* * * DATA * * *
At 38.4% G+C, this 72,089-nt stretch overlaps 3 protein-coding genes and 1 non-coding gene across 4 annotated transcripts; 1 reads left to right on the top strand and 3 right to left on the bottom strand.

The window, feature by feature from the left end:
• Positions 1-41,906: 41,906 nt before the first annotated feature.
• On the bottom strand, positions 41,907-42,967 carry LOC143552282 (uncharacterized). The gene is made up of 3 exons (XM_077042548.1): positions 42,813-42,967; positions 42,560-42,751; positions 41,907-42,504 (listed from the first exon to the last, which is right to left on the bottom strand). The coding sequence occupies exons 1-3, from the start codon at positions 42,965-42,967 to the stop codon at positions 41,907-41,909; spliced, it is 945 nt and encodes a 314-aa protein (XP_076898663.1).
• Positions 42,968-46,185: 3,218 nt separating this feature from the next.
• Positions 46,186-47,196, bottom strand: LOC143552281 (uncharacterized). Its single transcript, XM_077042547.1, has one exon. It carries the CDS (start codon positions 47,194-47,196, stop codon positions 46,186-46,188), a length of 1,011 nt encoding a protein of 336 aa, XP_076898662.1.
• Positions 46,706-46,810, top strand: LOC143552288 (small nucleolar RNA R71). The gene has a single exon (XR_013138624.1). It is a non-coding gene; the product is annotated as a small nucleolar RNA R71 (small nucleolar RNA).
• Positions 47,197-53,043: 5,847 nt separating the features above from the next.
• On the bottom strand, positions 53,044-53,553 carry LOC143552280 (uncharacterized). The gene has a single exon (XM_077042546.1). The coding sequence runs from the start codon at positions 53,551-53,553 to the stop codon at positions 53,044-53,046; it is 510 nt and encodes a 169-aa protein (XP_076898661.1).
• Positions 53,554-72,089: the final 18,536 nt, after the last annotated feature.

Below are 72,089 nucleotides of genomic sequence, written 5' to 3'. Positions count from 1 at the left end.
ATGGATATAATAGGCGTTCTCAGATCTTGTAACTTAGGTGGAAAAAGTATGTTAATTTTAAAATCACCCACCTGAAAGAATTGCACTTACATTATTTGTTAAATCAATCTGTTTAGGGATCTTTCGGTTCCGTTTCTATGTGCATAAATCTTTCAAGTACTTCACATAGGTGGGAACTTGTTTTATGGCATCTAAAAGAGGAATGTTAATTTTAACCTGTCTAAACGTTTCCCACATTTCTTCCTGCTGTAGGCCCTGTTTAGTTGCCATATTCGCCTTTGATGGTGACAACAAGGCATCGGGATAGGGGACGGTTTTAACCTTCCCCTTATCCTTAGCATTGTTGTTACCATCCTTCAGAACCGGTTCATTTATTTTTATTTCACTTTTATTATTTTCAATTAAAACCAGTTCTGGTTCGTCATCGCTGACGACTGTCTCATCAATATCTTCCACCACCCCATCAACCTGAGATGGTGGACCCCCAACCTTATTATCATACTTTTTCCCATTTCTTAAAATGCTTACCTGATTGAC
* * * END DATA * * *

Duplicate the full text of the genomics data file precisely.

At 38.4% G+C, this 72,089-nt stretch overlaps 3 protein-coding genes and 1 non-coding gene across 4 annotated transcripts; 1 reads left to right on the top strand and 3 right to left on the bottom strand.

The window, feature by feature from the left end:
• Positions 1-41,906: 41,906 nt before the first annotated feature.
• On the bottom strand, positions 41,907-42,967 carry LOC143552282 (uncharacterized). The gene is made up of 3 exons (XM_077042548.1): positions 42,813-42,967; positions 42,560-42,751; positions 41,907-42,504 (listed from the first exon to the last, which is right to left on the bottom strand). The coding sequence occupies exons 1-3, from the start codon at positions 42,965-42,967 to the stop codon at positions 41,907-41,909; spliced, it is 945 nt and encodes a 314-aa protein (XP_076898663.1).
• Positions 42,968-46,185: 3,218 nt separating this feature from the next.
• Positions 46,186-47,196, bottom strand: LOC143552281 (uncharacterized). Its single transcript, XM_077042547.1, has one exon. It carries the CDS (start codon positions 47,194-47,196, stop codon positions 46,186-46,188), a length of 1,011 nt encoding a protein of 336 aa, XP_076898662.1.
• Positions 46,706-46,810, top strand: LOC143552288 (small nucleolar RNA R71). The gene has a single exon (XR_013138624.1). It is a non-coding gene; the product is annotated as a small nucleolar RNA R71 (small nucleolar RNA).
• Positions 47,197-53,043: 5,847 nt separating the features above from the next.
• On the bottom strand, positions 53,044-53,553 carry LOC143552280 (uncharacterized). The gene has a single exon (XM_077042546.1). The coding sequence runs from the start codon at positions 53,551-53,553 to the stop codon at positions 53,044-53,046; it is 510 nt and encodes a 169-aa protein (XP_076898661.1).
• Positions 53,554-72,089: the final 18,536 nt, after the last annotated feature.

Below are 72,089 nucleotides of genomic sequence, written 5' to 3'. Positions count from 1 at the left end.
ATGGATATAATAGGCGTTCTCAGATCTTGTAACTTAGGTGGAAAAAGTATGTTAATTTTAAAATCACCCACCTGAAAGAATTGCACTTACATTATTTGTTAAATCAATCTGTTTAGGGATCTTTCGGTTCCGTTTCTATGTGCATAAATCTTTCAAGTACTTCACATAGGTGGGAACTTGTTTTATGGCATCTAAAAGAGGAATGTTAATTTTAACCTGTCTAAACGTTTCCCACATTTCTTCCTGCTGTAGGCCCTGTTTAGTTGCCATATTCGCCTTTGATGGTGACAACAAGGCATCGGGATAGGGGACGGTTTTAACCTTCCCCTTATCCTTAGCATTGTTGTTACCATCCTTCAGAACCGGTTCATTTATTTTTATTTCACTTTTATTATTTTCAATTAAAACCAGTTCTGGTTCGTCATCGCTGACGACTGTCTCATCAATATCTTCCACCACCCCATCAACCTGAGATGGTGGACCCCCAACCTTATTATCATACTTTTTCCCATTTCTTAAAATGCTTACCTGATTGAC